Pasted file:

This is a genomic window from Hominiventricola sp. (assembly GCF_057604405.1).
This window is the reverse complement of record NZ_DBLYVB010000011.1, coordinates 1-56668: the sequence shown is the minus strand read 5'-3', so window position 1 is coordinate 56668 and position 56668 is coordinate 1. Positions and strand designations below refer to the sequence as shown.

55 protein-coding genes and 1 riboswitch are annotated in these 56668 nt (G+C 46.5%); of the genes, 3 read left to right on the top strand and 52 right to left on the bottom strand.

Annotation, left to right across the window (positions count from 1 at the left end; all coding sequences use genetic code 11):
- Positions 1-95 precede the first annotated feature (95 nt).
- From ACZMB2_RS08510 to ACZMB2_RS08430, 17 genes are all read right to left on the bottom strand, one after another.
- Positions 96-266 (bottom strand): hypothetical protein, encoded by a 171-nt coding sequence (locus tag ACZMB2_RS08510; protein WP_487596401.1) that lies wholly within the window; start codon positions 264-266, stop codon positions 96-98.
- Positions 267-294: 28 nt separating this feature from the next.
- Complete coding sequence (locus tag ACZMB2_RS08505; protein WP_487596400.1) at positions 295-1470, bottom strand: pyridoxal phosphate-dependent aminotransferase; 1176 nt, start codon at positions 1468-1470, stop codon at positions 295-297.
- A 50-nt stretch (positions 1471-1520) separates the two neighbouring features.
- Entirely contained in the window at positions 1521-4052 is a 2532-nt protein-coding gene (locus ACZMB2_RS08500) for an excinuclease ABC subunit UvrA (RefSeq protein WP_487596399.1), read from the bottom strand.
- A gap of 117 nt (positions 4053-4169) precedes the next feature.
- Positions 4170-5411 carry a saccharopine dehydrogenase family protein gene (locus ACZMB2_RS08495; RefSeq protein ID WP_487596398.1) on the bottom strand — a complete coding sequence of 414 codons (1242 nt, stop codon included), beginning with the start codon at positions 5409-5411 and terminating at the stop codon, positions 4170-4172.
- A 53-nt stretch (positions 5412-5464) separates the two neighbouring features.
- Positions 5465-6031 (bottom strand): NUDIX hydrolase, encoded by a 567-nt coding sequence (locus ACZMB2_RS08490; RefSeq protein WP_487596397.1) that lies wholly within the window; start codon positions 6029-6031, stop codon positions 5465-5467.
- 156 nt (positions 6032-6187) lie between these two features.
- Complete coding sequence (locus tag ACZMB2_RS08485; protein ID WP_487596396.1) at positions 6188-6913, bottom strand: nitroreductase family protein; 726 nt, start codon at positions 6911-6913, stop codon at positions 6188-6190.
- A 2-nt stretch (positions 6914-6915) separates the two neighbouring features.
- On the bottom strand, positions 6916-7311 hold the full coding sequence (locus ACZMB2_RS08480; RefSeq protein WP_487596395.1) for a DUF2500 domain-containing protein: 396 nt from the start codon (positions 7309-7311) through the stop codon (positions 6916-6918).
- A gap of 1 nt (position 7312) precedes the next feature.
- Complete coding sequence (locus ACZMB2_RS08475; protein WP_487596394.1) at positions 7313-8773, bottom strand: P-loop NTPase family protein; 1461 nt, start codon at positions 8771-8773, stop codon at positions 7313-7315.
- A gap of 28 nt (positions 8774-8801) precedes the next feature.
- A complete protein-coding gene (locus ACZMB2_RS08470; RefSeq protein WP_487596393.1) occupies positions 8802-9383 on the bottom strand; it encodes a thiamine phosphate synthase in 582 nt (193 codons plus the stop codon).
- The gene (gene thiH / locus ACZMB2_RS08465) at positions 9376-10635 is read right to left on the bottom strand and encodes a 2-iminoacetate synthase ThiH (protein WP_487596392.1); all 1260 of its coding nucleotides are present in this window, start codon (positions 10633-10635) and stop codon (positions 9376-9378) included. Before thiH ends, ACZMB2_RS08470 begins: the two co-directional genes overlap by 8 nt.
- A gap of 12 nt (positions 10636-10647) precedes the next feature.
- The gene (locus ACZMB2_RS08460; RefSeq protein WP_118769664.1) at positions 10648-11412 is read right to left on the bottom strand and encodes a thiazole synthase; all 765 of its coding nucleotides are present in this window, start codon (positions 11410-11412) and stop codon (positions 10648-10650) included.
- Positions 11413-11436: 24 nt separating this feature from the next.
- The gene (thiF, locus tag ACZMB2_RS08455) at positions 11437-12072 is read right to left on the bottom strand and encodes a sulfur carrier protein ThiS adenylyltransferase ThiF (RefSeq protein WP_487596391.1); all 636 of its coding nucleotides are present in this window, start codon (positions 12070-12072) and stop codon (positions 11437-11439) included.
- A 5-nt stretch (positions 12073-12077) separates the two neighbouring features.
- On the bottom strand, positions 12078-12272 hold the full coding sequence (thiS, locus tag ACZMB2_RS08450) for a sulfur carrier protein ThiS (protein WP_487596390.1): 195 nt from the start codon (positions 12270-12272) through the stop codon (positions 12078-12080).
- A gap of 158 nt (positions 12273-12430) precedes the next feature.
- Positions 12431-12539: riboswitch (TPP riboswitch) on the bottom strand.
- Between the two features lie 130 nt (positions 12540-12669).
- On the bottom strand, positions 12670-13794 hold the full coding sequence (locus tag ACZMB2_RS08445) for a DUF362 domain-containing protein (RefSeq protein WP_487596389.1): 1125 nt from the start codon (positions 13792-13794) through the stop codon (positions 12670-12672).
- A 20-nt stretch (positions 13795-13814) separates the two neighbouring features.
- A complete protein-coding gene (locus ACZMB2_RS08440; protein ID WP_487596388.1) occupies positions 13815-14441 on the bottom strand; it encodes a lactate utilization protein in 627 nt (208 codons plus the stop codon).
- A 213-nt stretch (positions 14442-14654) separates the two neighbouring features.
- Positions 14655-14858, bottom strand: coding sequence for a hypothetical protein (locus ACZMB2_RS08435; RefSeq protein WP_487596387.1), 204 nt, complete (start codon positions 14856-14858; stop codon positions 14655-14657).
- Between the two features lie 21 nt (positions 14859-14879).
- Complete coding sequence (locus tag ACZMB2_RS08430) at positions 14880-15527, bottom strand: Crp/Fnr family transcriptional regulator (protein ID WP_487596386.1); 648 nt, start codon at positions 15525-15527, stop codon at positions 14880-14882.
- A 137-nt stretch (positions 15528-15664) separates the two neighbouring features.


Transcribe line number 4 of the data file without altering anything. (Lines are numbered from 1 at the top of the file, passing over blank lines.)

Annotation, left to right across the window (positions count from 1 at the left end; all coding sequences use genetic code 11):